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Co-design and Co-production

— Discussion and Analysis

Ideas of and issues in co-design and co-production including overcoming barriers.

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In the design of mental health services and facilities, co-design requires that people with lived experience are equal partners with clinicians, staff and other experts and involved at every stage in decision making – from problem identification to design, development, delivery and evaluation.

University of Melbourne Medical School 
Co-design Living Labs program for end to end research design to translation in mental health research. 
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Co-Design Living Labs bring people with technological, industry, policy and research skills together with people who have lived-experience of a service, role, or mental health condition. We brainstorm ways to improve research, policy and practice in mental health and co-develop solutions and new approaches for primary care to respond to mental health needs in the community. Working together, a Living Lab offers the potential for private-public-partnerships to co-create new technologies, solutions and co-design research projects and materials.

Tindall, R. M., Ferris, M., Townsend, M., Boschert, G., & Moylan, S. 
A first-hand experience of co-design in mental health service design: Opportunities, challenges, and lessons. 
International Journal of Mental Health Nursing
30, 1693-1702. 
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In an era of mental health service reform, co-design is emerging as a leading framework to guide the design and implementation of new services. Co-design uses the expertise of clinicians, those with lived experiences of services (both consumers and carers) and provocateurs (curious questioners) to understand a ‘problem’ and develop innovative strategies to address it.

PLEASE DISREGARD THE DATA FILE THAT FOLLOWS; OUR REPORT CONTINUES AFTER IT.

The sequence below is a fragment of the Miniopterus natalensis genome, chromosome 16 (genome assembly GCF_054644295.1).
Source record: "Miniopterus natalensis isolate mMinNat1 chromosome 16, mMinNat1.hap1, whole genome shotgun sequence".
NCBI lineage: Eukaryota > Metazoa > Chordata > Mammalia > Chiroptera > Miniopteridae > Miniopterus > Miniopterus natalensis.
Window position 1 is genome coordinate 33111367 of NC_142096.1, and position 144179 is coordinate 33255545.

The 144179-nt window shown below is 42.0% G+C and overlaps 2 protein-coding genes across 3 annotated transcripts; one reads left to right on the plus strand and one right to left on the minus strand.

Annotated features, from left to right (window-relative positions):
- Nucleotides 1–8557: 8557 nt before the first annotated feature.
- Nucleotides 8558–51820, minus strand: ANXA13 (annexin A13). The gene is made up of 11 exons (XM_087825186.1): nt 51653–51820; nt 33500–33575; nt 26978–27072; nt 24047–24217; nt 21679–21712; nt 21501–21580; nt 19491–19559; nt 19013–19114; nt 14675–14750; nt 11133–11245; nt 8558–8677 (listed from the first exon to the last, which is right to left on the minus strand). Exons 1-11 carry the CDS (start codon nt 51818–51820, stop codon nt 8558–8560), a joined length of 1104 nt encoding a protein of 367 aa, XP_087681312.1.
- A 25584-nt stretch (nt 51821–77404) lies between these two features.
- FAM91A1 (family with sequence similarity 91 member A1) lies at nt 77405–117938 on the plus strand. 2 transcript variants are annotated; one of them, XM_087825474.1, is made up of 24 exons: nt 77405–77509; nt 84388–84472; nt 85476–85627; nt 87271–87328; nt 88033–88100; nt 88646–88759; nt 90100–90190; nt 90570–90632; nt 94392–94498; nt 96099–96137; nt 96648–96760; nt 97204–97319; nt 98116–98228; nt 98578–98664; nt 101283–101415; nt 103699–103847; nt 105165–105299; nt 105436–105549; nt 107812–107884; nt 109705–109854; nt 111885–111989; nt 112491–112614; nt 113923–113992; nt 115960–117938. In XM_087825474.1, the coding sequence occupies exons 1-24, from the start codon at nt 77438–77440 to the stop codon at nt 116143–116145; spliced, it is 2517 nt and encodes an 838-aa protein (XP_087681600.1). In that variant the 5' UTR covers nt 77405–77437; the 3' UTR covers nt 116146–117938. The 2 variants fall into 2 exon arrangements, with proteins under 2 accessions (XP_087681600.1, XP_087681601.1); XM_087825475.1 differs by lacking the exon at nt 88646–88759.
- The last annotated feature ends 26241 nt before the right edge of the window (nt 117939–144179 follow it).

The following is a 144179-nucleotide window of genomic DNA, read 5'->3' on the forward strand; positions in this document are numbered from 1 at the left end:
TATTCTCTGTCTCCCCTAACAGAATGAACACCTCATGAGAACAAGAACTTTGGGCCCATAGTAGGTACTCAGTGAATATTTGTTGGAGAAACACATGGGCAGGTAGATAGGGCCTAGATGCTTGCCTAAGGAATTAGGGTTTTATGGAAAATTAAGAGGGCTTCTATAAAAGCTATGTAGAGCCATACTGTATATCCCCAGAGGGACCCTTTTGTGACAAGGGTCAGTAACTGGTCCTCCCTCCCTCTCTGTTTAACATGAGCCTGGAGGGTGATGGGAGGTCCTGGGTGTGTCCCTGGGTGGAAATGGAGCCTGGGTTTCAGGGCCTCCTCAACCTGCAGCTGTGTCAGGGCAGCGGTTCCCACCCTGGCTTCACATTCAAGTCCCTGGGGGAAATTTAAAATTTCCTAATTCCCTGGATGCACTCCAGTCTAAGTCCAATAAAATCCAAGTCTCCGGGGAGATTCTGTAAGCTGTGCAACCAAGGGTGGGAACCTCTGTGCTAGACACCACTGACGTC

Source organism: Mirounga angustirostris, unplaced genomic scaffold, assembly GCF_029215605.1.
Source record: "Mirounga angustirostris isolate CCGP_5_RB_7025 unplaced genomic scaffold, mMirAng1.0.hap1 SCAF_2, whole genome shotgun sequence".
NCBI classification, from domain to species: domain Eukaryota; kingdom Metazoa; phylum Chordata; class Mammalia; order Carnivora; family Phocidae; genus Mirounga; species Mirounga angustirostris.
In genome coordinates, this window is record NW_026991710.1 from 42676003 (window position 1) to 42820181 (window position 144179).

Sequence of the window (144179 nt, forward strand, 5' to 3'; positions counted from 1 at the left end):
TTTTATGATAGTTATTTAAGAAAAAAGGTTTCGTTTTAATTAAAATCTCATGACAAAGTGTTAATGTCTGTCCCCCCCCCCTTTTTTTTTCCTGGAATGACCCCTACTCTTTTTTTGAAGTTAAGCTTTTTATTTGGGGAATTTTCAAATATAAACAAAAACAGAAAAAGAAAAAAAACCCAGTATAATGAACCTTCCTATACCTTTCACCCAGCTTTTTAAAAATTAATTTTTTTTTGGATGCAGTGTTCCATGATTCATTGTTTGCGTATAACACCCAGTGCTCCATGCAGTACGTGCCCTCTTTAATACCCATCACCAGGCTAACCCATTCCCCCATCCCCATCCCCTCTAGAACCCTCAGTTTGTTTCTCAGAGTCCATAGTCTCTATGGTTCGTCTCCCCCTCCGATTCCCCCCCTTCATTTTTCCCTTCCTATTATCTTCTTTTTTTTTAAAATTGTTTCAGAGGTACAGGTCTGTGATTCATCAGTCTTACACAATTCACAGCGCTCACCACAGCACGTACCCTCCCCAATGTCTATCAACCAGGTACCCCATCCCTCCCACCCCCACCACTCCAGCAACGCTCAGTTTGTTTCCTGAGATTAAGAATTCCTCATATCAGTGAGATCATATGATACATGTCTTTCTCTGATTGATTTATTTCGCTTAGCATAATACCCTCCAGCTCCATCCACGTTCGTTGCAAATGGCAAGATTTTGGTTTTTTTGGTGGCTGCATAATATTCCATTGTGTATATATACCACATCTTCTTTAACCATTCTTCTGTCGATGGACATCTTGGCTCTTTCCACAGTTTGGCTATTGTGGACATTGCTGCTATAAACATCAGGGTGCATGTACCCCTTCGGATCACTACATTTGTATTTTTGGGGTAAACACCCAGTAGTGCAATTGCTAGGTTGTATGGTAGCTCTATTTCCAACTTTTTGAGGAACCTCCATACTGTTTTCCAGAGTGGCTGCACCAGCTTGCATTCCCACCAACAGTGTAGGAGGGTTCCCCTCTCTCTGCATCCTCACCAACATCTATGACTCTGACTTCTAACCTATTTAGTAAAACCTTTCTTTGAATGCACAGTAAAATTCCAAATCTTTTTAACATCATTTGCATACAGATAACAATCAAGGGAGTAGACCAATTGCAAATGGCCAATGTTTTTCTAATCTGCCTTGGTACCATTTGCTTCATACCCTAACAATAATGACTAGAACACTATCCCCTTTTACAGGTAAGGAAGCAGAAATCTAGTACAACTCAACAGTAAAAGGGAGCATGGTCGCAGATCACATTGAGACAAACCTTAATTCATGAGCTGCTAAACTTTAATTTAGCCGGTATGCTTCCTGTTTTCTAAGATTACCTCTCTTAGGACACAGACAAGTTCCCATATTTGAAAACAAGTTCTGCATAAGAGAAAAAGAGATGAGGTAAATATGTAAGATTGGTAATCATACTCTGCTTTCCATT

Rose, D., & Kalathil, J. 
Power, privilege and knowledge: The untenable promise of co-production in mental “health”. 
Frontiers in Sociology
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This paper examines the concept and practice of coproduction in mental health. By analyzing personal experience as well as the historical antecedents of coproduction, we argue that the site of coproduction is defined by the legacy of the Enlightenment and its notions of “reason” and “the cognitive subject.”

A year of co-production: What have we learned and what is to come?. 
University College London (UCL) Public Engagement Blog
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Publications from 2020 confirm that interest in co-production is gathering pace. But from some perspectives, this approach to research is unwanted, unhelpful, or unrealistic. In this review, Rory takes a critical look at co-production and the new frontiers we can look forward to as it continues to develop.

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“A lived experience recognises the effects of ongoing negative historical impacts and or specific events on the social and emotional wellbeing of Aboriginal and Torres Strait Islander peoples. It encompasses the cultural, spiritual, physical, emotional and mental wellbeing of the individual, family or community.

“People with lived or living experience of suicide are those who have experienced suicidal thoughts, survived a suicide attempt, cared for someone through a suicidal crisis, been bereaved by suicide or having a loved one who has died by suicide, acknowledging that this experience is significantly different and takes into consideration Aboriginal and Torres Strait Islander peoples ways of understanding social and emotional wellbeing.” - Aboriginal and Torres Strait Islander Lived Experience Centre

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